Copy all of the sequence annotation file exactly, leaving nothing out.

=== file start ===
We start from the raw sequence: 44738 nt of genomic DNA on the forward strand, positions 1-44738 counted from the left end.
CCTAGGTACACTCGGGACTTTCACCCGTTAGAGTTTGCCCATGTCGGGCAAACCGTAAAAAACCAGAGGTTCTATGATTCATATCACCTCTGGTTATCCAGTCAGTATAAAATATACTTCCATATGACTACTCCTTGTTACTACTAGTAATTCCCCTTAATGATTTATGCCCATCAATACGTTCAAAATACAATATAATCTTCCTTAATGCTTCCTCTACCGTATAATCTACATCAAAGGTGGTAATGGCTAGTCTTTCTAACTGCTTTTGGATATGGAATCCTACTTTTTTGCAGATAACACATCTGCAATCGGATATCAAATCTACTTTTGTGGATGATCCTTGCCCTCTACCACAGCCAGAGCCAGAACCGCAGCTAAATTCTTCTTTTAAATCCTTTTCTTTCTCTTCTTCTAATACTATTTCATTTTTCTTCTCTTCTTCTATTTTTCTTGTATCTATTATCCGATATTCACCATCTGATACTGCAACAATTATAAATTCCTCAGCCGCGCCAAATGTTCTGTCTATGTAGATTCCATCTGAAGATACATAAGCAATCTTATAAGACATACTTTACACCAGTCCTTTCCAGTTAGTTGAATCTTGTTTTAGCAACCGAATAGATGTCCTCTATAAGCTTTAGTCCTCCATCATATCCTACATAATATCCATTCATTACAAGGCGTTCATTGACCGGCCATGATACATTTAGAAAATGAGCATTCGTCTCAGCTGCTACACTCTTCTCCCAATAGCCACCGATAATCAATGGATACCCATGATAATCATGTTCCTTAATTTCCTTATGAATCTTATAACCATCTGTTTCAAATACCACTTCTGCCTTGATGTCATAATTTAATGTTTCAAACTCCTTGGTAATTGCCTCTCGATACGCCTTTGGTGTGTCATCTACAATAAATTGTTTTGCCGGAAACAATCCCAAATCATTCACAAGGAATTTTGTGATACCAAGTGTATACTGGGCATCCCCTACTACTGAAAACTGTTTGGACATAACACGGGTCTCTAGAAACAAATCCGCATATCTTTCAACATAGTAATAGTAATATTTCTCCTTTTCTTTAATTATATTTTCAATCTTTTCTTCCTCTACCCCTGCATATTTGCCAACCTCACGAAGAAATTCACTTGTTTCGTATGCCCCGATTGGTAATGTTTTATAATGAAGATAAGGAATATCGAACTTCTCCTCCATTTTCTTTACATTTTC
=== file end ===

We start from the raw sequence: 44738 nt of genomic DNA on the forward strand, positions 1-44738 counted from the left end.
CCTAGGTACACTCGGGACTTTCACCCGTTAGAGTTTGCCCATGTCGGGCAAACCGTAAAAAACCAGAGGTTCTATGATTCATATCACCTCTGGTTATCCAGTCAGTATAAAATATACTTCCATATGACTACTCCTTGTTACTACTAGTAATTCCCCTTAATGATTTATGCCCATCAATACGTTCAAAATACAATATAATCTTCCTTAATGCTTCCTCTACCGTATAATCTACATCAAAGGTGGTAATGGCTAGTCTTTCTAACTGCTTTTGGATATGGAATCCTACTTTTTTGCAGATAACACATCTGCAATCGGATATCAAATCTACTTTTGTGGATGATCCTTGCCCTCTACCACAGCCAGAGCCAGAACCGCAGCTAAATTCTTCTTTTAAATCCTTTTCTTTCTCTTCTTCTAATACTATTTCATTTTTCTTCTCTTCTTCTATTTTTCTTGTATCTATTATCCGATATTCACCATCTGATACTGCAACAATTATAAATTCCTCAGCCGCGCCAAATGTTCTGTCTATGTAGATTCCATCTGAAGATACATAAGCAATCTTATAAGACATACTTTACACCAGTCCTTTCCAGTTAGTTGAATCTTGTTTTAGCAACCGAATAGATGTCCTCTATAAGCTTTAGTCCTCCATCATATCCTACATAATATCCATTCATTACAAGGCGTTCATTGACCGGCCATGATACATTTAGAAAATGAGCATTCGTCTCAGCTGCTACACTCTTCTCCCAATAGCCACCGATAATCAATGGATACCCATGATAATCATGTTCCTTAATTTCCTTATGAATCTTATAACCATCTGTTTCAAATACCACTTCTGCCTTGATGTCATAATTTAATGTTTCAAACTCCTTGGTAATTGCCTCTCGATACGCCTTTGGTGTGTCATCTACAATAAATTGTTTTGCCGGAAACAATCCCAAATCATTCACAAGGAATTTTGTGATACCAAGTGTATACTGGGCATCCCCTACTACTGAAAACTGTTTGGACATAACACGGGTCTCTAGAAACAAATCCGCATATCTTTCAACATAGTAATAGTAATATTTCTCCTTTTCTTTAATTATATTTTCAATCTTTTCTTCCTCTACCCCTGCATATTTGCCAACCTCACGAAGAAATTCACTTGTTTCGTATGCCCCGATTGGTAATGTTTTATAATGAAGATAAGGAATATCGAACTTCTCCTCCATTTTCTTTACATTTTC